Sunday, January 14, 2007

Treatise on Inner-City Education - Part I

On occasion of the Dr. King “holiday” and beyond, we will hear every last egg-sucking one of the typical “progressive” folks talking about race relations in this country and offer idiotic solutions for the “correcting” of bad things going on in our urban areas. These ideas are usually a simple rehashing of already failed Socialist policies, and they never change or work. Why supposedly intelligent persons would try to push forward these ideas that have never worked anywhere is a testament to the stupidity of our masses and our intelligentsia. Maybe it's because they aren't supposed to work, they are designed to make folks feel good. Or maybe those "solutions" are designed specifically to keep the minority races in their place. I choose the latter.

Since the 1950's and 60's, the situations occurring in the urban areas of our country and the poorest sections of our towns and hamlets have never gotten better, they have gotten much worse. Placing the blame is vital to moving away from the actions that have all but ingrained the thought patterns of those people affected. This is where I step in because I can easily place the blame on the guilty parties with no fear of retribution outside of my normal punishment from illiterate e-mailers that actually think I care what they think.

I think that we can all agree that the quickest way out of the ghetto is to be seven feet tall and know how to handle the rock, (Not crack Junebug, the basketball, where the Hell have you been?) but what about the other 99% of folks? Let's just assume that an education delivered by competent teachers and professors would ensure that everyone at least had the opportunity. The problem here is that there are very few competent educators left. The ones that are left are hampered by the material that has been produced from which to teach.

One such tome, that I had the misfortune to read (thanks, Bean), was Howard Zinn's A People's History of the United States 1492-Present. This book was/is utter and complete crap. He basically just took a legitimate history book and wrote the word "NOT" into every declarative sentence and "forgot" to footnote anything. And yet, Bean's professor thought that this would serve her well in understanding the history of this country. Here I write "NOT."

While reading Thomas Sowell's brilliant book, Black Rednecks and White Liberals, one thing became abundantly clear to me. Mr. Sowell has answers to the problems that plague our inner-city schools and the Black community schools specifically. Not that the people in power will ever listen to him because he doesn't adhere to the almost religious dogmas spewed by those same talking heads. That is a shame for those that are affected by those dogmas, the Black kids.

Let's really look at the history of the inner-city, segregated schools and decide whether or not our "progressive" folks have any clue what their wonderful ideas have done to the people that they were supposedly trying to help. For this task, I will use what is known as "SPECIFICITY" as opposed to "GENERALITIES" which is what is used to come up with idiot ideas.

That brings us to the study of one particular school in Washington DC. At the end of the nineteenth century, there were four public high schools in DC. One was for the Black kids and it was named M-Street School. Among this school's first prinicpals was Mary Jane Patterson, the first known Black woman to graduate from college in the United States. Oberlin College graduate, 1862. Yes, that was the year before Abraham Lincoln released his smash-hit single, The Emancipation Proclamation.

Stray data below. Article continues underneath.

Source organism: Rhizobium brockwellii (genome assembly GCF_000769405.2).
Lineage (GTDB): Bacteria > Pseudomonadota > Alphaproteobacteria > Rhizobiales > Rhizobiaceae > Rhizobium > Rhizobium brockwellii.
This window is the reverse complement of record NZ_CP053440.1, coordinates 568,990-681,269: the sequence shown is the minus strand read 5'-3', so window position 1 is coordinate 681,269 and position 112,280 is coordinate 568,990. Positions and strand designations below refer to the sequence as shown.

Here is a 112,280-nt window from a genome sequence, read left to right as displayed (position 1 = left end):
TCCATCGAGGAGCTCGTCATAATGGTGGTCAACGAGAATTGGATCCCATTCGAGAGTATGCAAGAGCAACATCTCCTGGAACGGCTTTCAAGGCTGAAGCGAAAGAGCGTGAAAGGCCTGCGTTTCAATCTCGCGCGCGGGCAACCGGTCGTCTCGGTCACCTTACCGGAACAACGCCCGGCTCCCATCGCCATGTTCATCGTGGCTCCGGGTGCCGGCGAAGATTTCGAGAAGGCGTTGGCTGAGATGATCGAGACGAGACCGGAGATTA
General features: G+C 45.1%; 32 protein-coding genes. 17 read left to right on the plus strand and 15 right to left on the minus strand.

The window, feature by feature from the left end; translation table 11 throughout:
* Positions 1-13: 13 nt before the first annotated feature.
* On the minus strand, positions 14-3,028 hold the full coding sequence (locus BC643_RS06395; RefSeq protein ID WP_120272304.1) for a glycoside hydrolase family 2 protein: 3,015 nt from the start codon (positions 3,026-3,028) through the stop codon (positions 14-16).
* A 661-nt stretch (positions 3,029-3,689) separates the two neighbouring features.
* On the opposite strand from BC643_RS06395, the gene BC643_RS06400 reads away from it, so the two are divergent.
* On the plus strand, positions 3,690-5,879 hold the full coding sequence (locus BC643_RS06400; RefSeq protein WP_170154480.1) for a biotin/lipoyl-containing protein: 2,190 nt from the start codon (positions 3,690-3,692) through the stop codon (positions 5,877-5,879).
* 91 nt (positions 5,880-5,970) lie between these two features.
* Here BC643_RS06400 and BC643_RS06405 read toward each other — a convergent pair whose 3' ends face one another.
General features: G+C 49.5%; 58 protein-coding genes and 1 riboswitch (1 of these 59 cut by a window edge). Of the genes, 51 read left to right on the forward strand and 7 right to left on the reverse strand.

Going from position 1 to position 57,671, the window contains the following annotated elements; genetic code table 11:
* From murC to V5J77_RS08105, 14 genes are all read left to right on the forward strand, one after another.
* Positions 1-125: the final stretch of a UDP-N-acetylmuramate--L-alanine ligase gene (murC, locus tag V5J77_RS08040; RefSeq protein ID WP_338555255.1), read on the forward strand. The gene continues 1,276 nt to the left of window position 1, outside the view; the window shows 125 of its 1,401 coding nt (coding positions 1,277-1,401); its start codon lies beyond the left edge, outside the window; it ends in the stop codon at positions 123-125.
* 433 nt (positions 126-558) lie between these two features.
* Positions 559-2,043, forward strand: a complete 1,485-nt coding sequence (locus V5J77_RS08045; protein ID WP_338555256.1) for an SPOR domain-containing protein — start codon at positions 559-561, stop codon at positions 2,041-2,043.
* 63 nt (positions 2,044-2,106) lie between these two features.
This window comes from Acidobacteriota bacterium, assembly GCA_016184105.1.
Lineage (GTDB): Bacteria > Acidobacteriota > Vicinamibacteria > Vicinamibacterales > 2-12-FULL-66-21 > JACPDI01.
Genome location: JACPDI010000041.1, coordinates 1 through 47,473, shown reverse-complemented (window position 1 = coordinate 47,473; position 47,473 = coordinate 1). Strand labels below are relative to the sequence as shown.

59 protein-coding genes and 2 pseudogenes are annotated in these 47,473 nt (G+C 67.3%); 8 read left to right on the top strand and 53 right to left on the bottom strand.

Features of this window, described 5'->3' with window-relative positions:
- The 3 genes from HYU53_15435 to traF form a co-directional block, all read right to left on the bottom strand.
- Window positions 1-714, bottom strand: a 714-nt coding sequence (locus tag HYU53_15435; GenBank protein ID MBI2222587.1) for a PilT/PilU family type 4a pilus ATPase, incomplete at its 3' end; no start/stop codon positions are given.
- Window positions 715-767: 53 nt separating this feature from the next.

Since schools were segregated until Brown v. Board of Education in 1954, M-Street School enjoyed a string of great Black teachers and administrators. This school had more PHD's per capita than any other school in this country. Did this guarantee a quality education? Of course not, but it did ensure that the educators were qualified to teach. And teach, they did.

M-Street School became Dunbar High School in 1916. So let's call it Dunbar from this point forward. From 1870 until 1950, most of its graduates went on to higher education. This was even surprising for white high schools at that time. The first grad to go to Harvard was admitted in 1903, well before the Civil Rights ideas were even thought about in the majority of our country.

Between 1918 and 1923, graduates from Dunbar went on to receive 25 degrees from Ivy League Schools. At one time, Dunbar students did not even have to take entrance exams to enter college and they graduated college at a 74% rate. Take that Cracker.

But, racism would rear its ugly head and take down our hero, Dunbar High School. It was determined back in the 1950's that seperate but equal education was NOT equal. And with the decision of Brown v. Board of Education, Dunbar was castrated.

Damn, that history. You simply cannot remove the facts, no matter how badly the "educators" want you to. Check the latest Wikipedia page HERE. Notice that this was the FIRST high school for Black children and also notice that there is nothing about this school other than the athletic achievements of late. And the one other telling "FACT" is that 46% of the students were eligible for the "FREE LUNCH PROGRAM." The reason for the scare quotes is obvious. The fact that we have a free lunch program is in itself demeaning to anyone that is on it or it should be.

Stigmas that were commonplace just fifty years ago are lauded as progress these days. Is that a good thing? You decide.

Stay tuned for Part II of Mean Ol' Meany's Treatise on Inner-City Education.

UPDATE: Jewzilla chimes in on the Dr. King celebration.

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